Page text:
Technical Background: Micro-Channel Cooling

Physics of Fluid Flow and Heat Transfer in Micro-channel Heat SinksMicro-channel cooling is commonly achieved with the aid of a heat sink consisting of a high conductivity substrate that contains a large number of parallel, small diameter channels. These heat sinks are very compact and lightweight, and by allowing the coolant to undergo phase change (boiling) along the channels, they provide heat transfer coefficients far greater than those possible with single-phase liquid counterparts.  This greatly reduces the coolant flow rate required to dissipate the same amount of heat compared to a single-phase heat sink, and also helps reduce coolant inventory for the entire system.  Two-phase heat sinks also provide better temperature uniformity by maintaining surface temperatures close to the coolant’s saturation temperature. These attributes, coupled with design simplicity, are key reasons behind the unprecedented popularity of micro-channel heat sinks for high-heat-flux cooling applications.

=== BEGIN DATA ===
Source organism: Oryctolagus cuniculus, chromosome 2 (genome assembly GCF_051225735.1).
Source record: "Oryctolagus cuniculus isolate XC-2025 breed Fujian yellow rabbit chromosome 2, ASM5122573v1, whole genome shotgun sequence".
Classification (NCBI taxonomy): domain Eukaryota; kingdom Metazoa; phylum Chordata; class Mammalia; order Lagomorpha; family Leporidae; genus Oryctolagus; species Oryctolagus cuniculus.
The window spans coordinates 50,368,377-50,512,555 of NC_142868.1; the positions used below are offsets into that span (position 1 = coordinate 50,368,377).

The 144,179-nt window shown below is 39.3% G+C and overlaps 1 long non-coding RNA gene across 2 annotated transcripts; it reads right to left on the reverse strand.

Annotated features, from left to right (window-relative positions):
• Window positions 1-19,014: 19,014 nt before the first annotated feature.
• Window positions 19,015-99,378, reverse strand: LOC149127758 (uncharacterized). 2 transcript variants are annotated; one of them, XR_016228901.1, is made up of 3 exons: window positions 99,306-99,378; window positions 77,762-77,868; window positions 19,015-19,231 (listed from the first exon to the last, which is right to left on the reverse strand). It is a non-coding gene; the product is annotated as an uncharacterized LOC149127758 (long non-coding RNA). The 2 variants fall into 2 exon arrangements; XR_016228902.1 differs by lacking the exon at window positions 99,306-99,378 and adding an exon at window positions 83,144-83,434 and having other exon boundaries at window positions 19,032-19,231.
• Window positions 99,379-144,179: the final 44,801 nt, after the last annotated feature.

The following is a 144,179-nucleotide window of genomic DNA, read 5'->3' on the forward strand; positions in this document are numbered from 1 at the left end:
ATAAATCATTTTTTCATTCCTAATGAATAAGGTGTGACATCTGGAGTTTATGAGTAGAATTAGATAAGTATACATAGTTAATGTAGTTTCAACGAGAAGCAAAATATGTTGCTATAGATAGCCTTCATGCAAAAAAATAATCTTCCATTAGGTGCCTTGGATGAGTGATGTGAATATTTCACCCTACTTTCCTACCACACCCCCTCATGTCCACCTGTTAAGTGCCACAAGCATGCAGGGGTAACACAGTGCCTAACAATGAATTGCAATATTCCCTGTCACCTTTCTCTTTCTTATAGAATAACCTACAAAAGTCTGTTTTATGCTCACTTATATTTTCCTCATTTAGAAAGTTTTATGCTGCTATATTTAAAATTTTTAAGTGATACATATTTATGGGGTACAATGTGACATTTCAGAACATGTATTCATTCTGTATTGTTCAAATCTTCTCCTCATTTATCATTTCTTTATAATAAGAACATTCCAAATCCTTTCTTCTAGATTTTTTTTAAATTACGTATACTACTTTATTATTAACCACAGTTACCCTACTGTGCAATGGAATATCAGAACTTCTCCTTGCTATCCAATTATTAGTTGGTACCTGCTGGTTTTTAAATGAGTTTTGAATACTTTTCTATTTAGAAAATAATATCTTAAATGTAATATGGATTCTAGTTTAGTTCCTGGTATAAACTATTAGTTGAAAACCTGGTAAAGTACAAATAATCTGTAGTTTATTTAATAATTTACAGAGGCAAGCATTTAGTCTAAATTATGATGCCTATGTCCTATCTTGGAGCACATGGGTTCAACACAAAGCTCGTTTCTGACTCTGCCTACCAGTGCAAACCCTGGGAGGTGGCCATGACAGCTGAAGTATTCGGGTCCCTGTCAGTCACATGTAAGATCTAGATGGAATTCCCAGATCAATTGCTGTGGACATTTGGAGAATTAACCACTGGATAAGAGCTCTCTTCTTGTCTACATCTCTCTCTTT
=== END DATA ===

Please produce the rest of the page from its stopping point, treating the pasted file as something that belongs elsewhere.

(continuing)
Flow Boiling in Micro-channelsBut implementation of these heat sinks requires use of highly accurate predictive tools to capture the detailed two-phase behavior prevalent inside the channels, including two-phase flow and heat transfer regimes, and spatial boundaries between these regimes.  And two-phase micro-channel heat sinks are not without shortcomings.  One of the key complications to two-phase flow in micro-channels is the influence of flow acceleration caused by axial reduction in two-phase mixture density.  High heat fluxes can greatly increase pressure drop, and result in significant variations in properties of vapor and liquid.  These variations can produce appreciable compressibility (specific volume variations of vapor and liquid with pressure) and/or flashing (vapor and liquid enthalpy variations with pressure), as well as increased likelihood of two-phase choking.  Complications may also arise from instabilities commonly encountered in micro-channel heat sinks.  These instabilities take form of either severe pressure drop oscillations or mild parallel channel oscillations. Severe pressure drop oscillations, the more serious of the two instabilities, can be eliminated by mounting a throttling valve upstream of the heat sink.  But perhaps the most important performance limit for a micro-channel heat sink is critical heat flux (CHF), which is the upper possible heat flux limit before the heat sink incurs a sharp, unsteady temperature rise.  Micro-channel heat sinks are also prone to “premature CHF”, which is the result of flow instabilities, especially at low flow rates and inlet temperatures close to saturation.